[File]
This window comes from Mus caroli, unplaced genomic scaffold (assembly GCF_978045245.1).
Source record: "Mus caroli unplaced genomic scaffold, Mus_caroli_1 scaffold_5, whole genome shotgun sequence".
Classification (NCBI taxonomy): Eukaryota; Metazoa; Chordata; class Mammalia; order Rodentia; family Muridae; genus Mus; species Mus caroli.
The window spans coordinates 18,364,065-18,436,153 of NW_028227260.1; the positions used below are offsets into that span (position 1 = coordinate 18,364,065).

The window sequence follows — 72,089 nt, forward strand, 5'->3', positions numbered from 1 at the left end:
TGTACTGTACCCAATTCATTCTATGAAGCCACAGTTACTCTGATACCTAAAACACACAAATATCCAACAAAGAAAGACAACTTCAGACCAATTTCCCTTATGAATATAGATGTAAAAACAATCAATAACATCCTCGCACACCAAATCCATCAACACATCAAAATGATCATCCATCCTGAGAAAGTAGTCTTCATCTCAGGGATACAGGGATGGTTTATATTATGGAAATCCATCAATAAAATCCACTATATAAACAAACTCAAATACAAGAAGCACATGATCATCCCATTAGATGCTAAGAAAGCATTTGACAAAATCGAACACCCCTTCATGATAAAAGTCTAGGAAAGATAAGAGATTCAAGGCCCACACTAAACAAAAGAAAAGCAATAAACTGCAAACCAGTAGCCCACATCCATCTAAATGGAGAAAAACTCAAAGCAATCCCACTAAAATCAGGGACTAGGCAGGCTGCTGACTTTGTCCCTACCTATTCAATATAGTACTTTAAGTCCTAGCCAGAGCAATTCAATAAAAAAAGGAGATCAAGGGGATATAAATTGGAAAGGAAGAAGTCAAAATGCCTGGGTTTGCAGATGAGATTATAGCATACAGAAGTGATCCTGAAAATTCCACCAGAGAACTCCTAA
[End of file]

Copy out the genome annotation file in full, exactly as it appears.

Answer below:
This window comes from Mus caroli, unplaced genomic scaffold (assembly GCF_978045245.1).
Source record: "Mus caroli unplaced genomic scaffold, Mus_caroli_1 scaffold_5, whole genome shotgun sequence".
Classification (NCBI taxonomy): Eukaryota; Metazoa; Chordata; class Mammalia; order Rodentia; family Muridae; genus Mus; species Mus caroli.
The window spans coordinates 18,364,065-18,436,153 of NW_028227260.1; the positions used below are offsets into that span (position 1 = coordinate 18,364,065).

The window sequence follows — 72,089 nt, forward strand, 5'->3', positions numbered from 1 at the left end:
TGTACTGTACCCAATTCATTCTATGAAGCCACAGTTACTCTGATACCTAAAACACACAAATATCCAACAAAGAAAGACAACTTCAGACCAATTTCCCTTATGAATATAGATGTAAAAACAATCAATAACATCCTCGCACACCAAATCCATCAACACATCAAAATGATCATCCATCCTGAGAAAGTAGTCTTCATCTCAGGGATACAGGGATGGTTTATATTATGGAAATCCATCAATAAAATCCACTATATAAACAAACTCAAATACAAGAAGCACATGATCATCCCATTAGATGCTAAGAAAGCATTTGACAAAATCGAACACCCCTTCATGATAAAAGTCTAGGAAAGATAAGAGATTCAAGGCCCACACTAAACAAAAGAAAAGCAATAAACTGCAAACCAGTAGCCCACATCCATCTAAATGGAGAAAAACTCAAAGCAATCCCACTAAAATCAGGGACTAGGCAGGCTGCTGACTTTGTCCCTACCTATTCAATATAGTACTTTAAGTCCTAGCCAGAGCAATTCAATAAAAAAAGGAGATCAAGGGGATATAAATTGGAAAGGAAGAAGTCAAAATGCCTGGGTTTGCAGATGAGATTATAGCATACAGAAGTGATCCTGAAAATTCCACCAGAGAACTCCTAA